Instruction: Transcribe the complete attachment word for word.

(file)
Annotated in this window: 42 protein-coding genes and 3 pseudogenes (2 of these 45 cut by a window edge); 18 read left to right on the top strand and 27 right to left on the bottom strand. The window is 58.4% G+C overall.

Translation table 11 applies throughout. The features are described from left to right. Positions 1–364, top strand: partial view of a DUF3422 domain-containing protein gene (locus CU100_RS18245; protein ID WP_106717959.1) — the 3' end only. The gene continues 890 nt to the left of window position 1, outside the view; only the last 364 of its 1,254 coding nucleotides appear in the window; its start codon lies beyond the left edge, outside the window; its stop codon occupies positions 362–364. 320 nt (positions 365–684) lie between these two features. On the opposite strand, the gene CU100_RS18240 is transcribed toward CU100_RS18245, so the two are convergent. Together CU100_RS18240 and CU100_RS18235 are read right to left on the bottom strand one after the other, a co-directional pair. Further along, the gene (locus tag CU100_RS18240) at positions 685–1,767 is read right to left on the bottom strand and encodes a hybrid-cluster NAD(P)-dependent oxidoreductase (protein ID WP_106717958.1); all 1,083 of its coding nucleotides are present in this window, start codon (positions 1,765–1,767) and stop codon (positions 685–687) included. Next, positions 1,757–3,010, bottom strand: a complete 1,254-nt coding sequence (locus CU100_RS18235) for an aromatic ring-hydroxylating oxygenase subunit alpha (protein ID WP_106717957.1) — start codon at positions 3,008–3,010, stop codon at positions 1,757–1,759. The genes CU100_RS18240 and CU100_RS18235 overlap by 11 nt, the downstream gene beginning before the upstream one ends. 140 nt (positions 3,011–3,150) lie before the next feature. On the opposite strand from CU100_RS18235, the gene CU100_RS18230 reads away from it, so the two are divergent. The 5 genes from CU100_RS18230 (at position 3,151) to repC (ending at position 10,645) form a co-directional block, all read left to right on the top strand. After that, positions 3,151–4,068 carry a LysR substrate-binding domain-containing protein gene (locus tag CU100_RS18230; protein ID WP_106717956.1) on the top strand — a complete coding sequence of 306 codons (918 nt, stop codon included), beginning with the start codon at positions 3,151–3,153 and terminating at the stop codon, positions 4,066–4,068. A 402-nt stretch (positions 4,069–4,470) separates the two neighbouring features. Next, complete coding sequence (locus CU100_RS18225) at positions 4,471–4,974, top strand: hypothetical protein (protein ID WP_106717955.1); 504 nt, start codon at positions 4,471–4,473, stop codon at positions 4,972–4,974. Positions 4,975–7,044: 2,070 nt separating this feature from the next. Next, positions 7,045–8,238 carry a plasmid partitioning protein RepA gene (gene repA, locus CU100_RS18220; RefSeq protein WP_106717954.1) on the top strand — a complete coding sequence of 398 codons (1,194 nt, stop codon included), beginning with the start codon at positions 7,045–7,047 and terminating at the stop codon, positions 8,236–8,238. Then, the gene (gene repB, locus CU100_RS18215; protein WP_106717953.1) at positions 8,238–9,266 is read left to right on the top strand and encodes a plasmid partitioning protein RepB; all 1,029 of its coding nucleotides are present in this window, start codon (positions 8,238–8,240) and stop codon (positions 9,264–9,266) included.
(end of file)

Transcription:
Annotated in this window: 42 protein-coding genes and 3 pseudogenes (2 of these 45 cut by a window edge); 18 read left to right on the top strand and 27 right to left on the bottom strand. The window is 58.4% G+C overall.

Translation table 11 applies throughout. The features are described from left to right. Positions 1–364, top strand: partial view of a DUF3422 domain-containing protein gene (locus CU100_RS18245; protein ID WP_106717959.1) — the 3' end only. The gene continues 890 nt to the left of window position 1, outside the view; only the last 364 of its 1,254 coding nucleotides appear in the window; its start codon lies beyond the left edge, outside the window; its stop codon occupies positions 362–364. 320 nt (positions 365–684) lie between these two features. On the opposite strand, the gene CU100_RS18240 is transcribed toward CU100_RS18245, so the two are convergent. Together CU100_RS18240 and CU100_RS18235 are read right to left on the bottom strand one after the other, a co-directional pair. Further along, the gene (locus tag CU100_RS18240) at positions 685–1,767 is read right to left on the bottom strand and encodes a hybrid-cluster NAD(P)-dependent oxidoreductase (protein ID WP_106717958.1); all 1,083 of its coding nucleotides are present in this window, start codon (positions 1,765–1,767) and stop codon (positions 685–687) included. Next, positions 1,757–3,010, bottom strand: a complete 1,254-nt coding sequence (locus CU100_RS18235) for an aromatic ring-hydroxylating oxygenase subunit alpha (protein ID WP_106717957.1) — start codon at positions 3,008–3,010, stop codon at positions 1,757–1,759. The genes CU100_RS18240 and CU100_RS18235 overlap by 11 nt, the downstream gene beginning before the upstream one ends. 140 nt (positions 3,011–3,150) lie before the next feature. On the opposite strand from CU100_RS18235, the gene CU100_RS18230 reads away from it, so the two are divergent. The 5 genes from CU100_RS18230 (at position 3,151) to repC (ending at position 10,645) form a co-directional block, all read left to right on the top strand. After that, positions 3,151–4,068 carry a LysR substrate-binding domain-containing protein gene (locus tag CU100_RS18230; protein ID WP_106717956.1) on the top strand — a complete coding sequence of 306 codons (918 nt, stop codon included), beginning with the start codon at positions 3,151–3,153 and terminating at the stop codon, positions 4,066–4,068. A 402-nt stretch (positions 4,069–4,470) separates the two neighbouring features. Next, complete coding sequence (locus CU100_RS18225) at positions 4,471–4,974, top strand: hypothetical protein (protein ID WP_106717955.1); 504 nt, start codon at positions 4,471–4,473, stop codon at positions 4,972–4,974. Positions 4,975–7,044: 2,070 nt separating this feature from the next. Next, positions 7,045–8,238 carry a plasmid partitioning protein RepA gene (gene repA, locus CU100_RS18220; RefSeq protein WP_106717954.1) on the top strand — a complete coding sequence of 398 codons (1,194 nt, stop codon included), beginning with the start codon at positions 7,045–7,047 and terminating at the stop codon, positions 8,236–8,238. Then, the gene (gene repB, locus CU100_RS18215; protein WP_106717953.1) at positions 8,238–9,266 is read left to right on the top strand and encodes a plasmid partitioning protein RepB; all 1,029 of its coding nucleotides are present in this window, start codon (positions 8,238–8,240) and stop codon (positions 9,264–9,266) included.